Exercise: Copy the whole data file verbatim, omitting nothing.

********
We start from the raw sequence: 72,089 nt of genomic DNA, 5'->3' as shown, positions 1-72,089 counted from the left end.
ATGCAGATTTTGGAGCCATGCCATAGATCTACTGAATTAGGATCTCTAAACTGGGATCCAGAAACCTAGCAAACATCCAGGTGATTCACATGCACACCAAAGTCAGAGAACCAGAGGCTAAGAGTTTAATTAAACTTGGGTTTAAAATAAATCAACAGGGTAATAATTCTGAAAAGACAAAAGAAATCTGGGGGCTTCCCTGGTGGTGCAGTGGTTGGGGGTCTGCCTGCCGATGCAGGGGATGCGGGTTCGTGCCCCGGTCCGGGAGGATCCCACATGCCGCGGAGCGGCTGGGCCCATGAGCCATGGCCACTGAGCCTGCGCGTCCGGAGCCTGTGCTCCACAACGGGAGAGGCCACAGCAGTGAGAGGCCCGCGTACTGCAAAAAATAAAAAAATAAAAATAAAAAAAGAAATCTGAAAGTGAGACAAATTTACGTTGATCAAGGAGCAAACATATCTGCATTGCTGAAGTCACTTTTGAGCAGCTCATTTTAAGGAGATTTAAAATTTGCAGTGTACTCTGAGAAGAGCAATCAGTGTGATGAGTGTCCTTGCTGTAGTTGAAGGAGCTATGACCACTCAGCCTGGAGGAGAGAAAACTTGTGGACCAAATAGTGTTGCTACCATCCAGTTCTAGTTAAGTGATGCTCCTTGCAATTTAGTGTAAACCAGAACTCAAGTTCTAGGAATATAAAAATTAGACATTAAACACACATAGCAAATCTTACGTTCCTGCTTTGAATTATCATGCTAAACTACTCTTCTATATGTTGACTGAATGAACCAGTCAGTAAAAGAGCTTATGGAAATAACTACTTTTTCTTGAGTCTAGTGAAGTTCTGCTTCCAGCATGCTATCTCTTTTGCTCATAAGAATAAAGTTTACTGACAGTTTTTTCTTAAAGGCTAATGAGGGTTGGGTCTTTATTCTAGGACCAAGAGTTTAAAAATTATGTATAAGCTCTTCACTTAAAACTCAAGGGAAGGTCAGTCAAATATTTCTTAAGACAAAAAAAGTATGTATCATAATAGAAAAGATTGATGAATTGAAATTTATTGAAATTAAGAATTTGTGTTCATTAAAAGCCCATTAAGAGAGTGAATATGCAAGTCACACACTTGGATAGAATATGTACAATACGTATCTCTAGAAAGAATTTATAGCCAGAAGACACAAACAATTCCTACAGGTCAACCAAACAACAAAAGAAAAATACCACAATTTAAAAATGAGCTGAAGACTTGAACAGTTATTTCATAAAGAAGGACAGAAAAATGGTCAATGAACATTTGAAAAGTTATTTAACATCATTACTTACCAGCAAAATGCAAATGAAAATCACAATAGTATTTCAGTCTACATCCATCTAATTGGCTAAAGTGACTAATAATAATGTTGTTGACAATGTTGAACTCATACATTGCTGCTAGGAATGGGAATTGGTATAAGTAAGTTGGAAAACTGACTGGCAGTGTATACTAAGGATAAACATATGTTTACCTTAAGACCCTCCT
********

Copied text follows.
We start from the raw sequence: 72,089 nt of genomic DNA, 5'->3' as shown, positions 1-72,089 counted from the left end.
ATGCAGATTTTGGAGCCATGCCATAGATCTACTGAATTAGGATCTCTAAACTGGGATCCAGAAACCTAGCAAACATCCAGGTGATTCACATGCACACCAAAGTCAGAGAACCAGAGGCTAAGAGTTTAATTAAACTTGGGTTTAAAATAAATCAACAGGGTAATAATTCTGAAAAGACAAAAGAAATCTGGGGGCTTCCCTGGTGGTGCAGTGGTTGGGGGTCTGCCTGCCGATGCAGGGGATGCGGGTTCGTGCCCCGGTCCGGGAGGATCCCACATGCCGCGGAGCGGCTGGGCCCATGAGCCATGGCCACTGAGCCTGCGCGTCCGGAGCCTGTGCTCCACAACGGGAGAGGCCACAGCAGTGAGAGGCCCGCGTACTGCAAAAAATAAAAAAATAAAAATAAAAAAAGAAATCTGAAAGTGAGACAAATTTACGTTGATCAAGGAGCAAACATATCTGCATTGCTGAAGTCACTTTTGAGCAGCTCATTTTAAGGAGATTTAAAATTTGCAGTGTACTCTGAGAAGAGCAATCAGTGTGATGAGTGTCCTTGCTGTAGTTGAAGGAGCTATGACCACTCAGCCTGGAGGAGAGAAAACTTGTGGACCAAATAGTGTTGCTACCATCCAGTTCTAGTTAAGTGATGCTCCTTGCAATTTAGTGTAAACCAGAACTCAAGTTCTAGGAATATAAAAATTAGACATTAAACACACATAGCAAATCTTACGTTCCTGCTTTGAATTATCATGCTAAACTACTCTTCTATATGTTGACTGAATGAACCAGTCAGTAAAAGAGCTTATGGAAATAACTACTTTTTCTTGAGTCTAGTGAAGTTCTGCTTCCAGCATGCTATCTCTTTTGCTCATAAGAATAAAGTTTACTGACAGTTTTTTCTTAAAGGCTAATGAGGGTTGGGTCTTTATTCTAGGACCAAGAGTTTAAAAATTATGTATAAGCTCTTCACTTAAAACTCAAGGGAAGGTCAGTCAAATATTTCTTAAGACAAAAAAAGTATGTATCATAATAGAAAAGATTGATGAATTGAAATTTATTGAAATTAAGAATTTGTGTTCATTAAAAGCCCATTAAGAGAGTGAATATGCAAGTCACACACTTGGATAGAATATGTACAATACGTATCTCTAGAAAGAATTTATAGCCAGAAGACACAAACAATTCCTACAGGTCAACCAAACAACAAAAGAAAAATACCACAATTTAAAAATGAGCTGAAGACTTGAACAGTTATTTCATAAAGAAGGACAGAAAAATGGTCAATGAACATTTGAAAAGTTATTTAACATCATTACTTACCAGCAAAATGCAAATGAAAATCACAATAGTATTTCAGTCTACATCCATCTAATTGGCTAAAGTGACTAATAATAATGTTGTTGACAATGTTGAACTCATACATTGCTGCTAGGAATGGGAATTGGTATAAGTAAGTTGGAAAACTGACTGGCAGTGTATACTAAGGATAAACATATGTTTACCTTAAGACCCTCCT